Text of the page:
Federation Internationale de Football Association chief Infantino to attend Confederations Cup match in Kazan

Solenn Plantier
Juin 19, 2017

The All Whites' Michael Boxall got a touch on the ball and was credited with an own goal.

Stanislav Cherchesov says Vladimir Putin's rousing speech at the Confederations Cup opening ceremony gave Russian Federation extra motivation to defeat New Zealand. The win puts them top of Group A, with Mexico and Portugal - the other two teams in the section - due to face off on Sunday.

Russian Federation went ahead in the first half of the Group A encounter through what was credited as an own goal from the New Zealand defender Michael Boxall, and Smolov wrapped up the victory in the 69th minute.

Scoring chances came early for Russian Federation, playing with confidence and unexpected flair, a powerful header by defender Viktor Vasin bouncing off the inside of the post before being cleared by New Zealand's Michael McGlinchey off the line.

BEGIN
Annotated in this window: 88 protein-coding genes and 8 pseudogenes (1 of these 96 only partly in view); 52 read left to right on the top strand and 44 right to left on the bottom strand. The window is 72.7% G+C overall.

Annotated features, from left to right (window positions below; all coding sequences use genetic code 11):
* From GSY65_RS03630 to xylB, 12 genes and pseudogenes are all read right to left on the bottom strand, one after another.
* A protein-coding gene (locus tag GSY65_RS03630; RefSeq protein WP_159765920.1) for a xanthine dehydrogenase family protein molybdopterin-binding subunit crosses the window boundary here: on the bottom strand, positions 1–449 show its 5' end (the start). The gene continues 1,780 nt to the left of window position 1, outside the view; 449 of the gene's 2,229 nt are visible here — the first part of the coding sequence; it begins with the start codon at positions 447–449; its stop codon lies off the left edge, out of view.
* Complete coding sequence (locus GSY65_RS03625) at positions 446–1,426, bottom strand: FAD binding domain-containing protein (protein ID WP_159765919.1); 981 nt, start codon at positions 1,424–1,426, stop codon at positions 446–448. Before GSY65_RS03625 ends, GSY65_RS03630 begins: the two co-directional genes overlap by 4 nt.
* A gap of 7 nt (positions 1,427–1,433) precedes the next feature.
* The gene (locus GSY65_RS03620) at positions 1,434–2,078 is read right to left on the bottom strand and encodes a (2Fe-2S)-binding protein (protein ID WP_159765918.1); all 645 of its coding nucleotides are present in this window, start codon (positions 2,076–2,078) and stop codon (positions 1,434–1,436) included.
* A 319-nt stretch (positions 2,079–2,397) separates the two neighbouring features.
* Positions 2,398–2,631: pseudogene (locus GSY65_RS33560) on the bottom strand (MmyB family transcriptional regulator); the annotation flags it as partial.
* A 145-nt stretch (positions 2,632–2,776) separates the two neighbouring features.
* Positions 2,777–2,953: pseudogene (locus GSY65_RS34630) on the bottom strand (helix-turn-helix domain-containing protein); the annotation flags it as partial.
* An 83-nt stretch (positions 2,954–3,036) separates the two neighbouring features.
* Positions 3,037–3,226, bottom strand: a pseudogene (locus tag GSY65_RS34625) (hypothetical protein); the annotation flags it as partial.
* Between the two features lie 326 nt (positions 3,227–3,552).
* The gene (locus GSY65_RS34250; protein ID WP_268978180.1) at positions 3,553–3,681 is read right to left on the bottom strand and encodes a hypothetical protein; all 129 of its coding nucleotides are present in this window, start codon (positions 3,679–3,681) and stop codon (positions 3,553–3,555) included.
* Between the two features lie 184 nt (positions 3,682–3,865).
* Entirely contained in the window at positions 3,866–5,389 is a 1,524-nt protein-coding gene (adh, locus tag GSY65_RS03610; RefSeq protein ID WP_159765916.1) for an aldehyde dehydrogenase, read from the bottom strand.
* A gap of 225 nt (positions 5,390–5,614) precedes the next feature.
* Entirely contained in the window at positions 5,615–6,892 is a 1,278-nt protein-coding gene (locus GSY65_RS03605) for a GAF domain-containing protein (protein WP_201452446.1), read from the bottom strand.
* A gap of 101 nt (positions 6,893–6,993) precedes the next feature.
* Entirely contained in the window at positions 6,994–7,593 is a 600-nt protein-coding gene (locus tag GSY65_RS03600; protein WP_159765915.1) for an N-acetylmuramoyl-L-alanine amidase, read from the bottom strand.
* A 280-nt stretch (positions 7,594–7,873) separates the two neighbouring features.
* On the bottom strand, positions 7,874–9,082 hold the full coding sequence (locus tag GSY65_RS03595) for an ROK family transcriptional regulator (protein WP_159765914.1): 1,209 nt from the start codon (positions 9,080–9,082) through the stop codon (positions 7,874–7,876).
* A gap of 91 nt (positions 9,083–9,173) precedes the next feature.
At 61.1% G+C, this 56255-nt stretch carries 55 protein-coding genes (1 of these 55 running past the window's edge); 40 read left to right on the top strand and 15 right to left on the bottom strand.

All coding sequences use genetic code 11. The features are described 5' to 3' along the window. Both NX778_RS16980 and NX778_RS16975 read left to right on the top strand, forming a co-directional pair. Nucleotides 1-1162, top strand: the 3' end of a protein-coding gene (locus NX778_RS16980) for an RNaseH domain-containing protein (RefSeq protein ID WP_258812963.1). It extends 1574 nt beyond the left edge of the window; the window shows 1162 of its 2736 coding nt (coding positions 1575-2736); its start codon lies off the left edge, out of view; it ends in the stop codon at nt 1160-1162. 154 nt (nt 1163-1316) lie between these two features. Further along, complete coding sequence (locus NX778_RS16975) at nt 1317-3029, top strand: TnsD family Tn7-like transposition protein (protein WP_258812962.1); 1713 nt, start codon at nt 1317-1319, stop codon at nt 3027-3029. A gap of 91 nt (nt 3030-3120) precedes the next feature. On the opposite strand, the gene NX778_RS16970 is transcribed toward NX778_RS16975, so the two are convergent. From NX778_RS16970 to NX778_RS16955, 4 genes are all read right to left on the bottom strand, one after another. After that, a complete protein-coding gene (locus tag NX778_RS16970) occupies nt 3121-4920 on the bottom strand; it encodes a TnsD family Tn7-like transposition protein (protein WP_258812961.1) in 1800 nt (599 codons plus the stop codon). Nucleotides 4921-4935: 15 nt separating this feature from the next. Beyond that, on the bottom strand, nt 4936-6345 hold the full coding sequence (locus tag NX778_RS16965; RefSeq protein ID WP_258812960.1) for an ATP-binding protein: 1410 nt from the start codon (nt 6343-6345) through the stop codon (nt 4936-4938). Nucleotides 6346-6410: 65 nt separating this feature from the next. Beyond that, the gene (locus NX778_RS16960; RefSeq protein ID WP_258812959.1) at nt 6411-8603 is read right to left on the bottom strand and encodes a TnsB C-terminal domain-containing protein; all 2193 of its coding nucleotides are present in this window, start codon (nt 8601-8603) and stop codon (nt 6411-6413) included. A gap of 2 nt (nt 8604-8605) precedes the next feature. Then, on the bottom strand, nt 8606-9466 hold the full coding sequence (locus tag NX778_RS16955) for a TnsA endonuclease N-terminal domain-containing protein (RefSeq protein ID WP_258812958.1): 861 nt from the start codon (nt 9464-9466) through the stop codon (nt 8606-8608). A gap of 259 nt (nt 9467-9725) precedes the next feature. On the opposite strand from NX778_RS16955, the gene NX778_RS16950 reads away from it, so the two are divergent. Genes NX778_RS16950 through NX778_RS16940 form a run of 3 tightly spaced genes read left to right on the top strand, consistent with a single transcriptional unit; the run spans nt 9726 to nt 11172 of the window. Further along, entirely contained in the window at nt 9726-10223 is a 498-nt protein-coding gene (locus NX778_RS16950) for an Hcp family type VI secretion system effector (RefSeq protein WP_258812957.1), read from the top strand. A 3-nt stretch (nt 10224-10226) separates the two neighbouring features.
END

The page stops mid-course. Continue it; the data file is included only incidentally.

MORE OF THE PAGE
It helped the Russian team to seize the lead after twice having shots stopped on the line.

Aleksandr Samedov's corner found Viktor Vasin, who saw his header hacked clear by Michael McGlinchey, then Tommy Smith was on hand to clear Dmitry Poloz's strong effort.

Russian Federation sealed all three points as Smolov started and finished a swift passing move in the 69th minute to extended their unbeaten streak to four matches under Cherchesov.

Ten minutes before kickoff, both teams lined up in front of the main stand to listen speeches by Putin and FIFA President Gianni Infantino.

"When the president of our country comes out to make a speech it mobilises us and gives us great motivation, but it also adds to our responsibilities", Cherchesov told reporters.

Nani (C) and Portugal players celebrate after their team's 1-0 win against France in the UEFA EURO 2016 Final match between Portugal and France at Stade de France on July 10, 2016 in Paris, France.

"Here, on modern football arenas there will be tough, honest, fair fight until the last minutes of the match", Putin said in Russian, adding that the eight-team, two-week event would "unite nations and continents, to promote the values of fair and lovely play".

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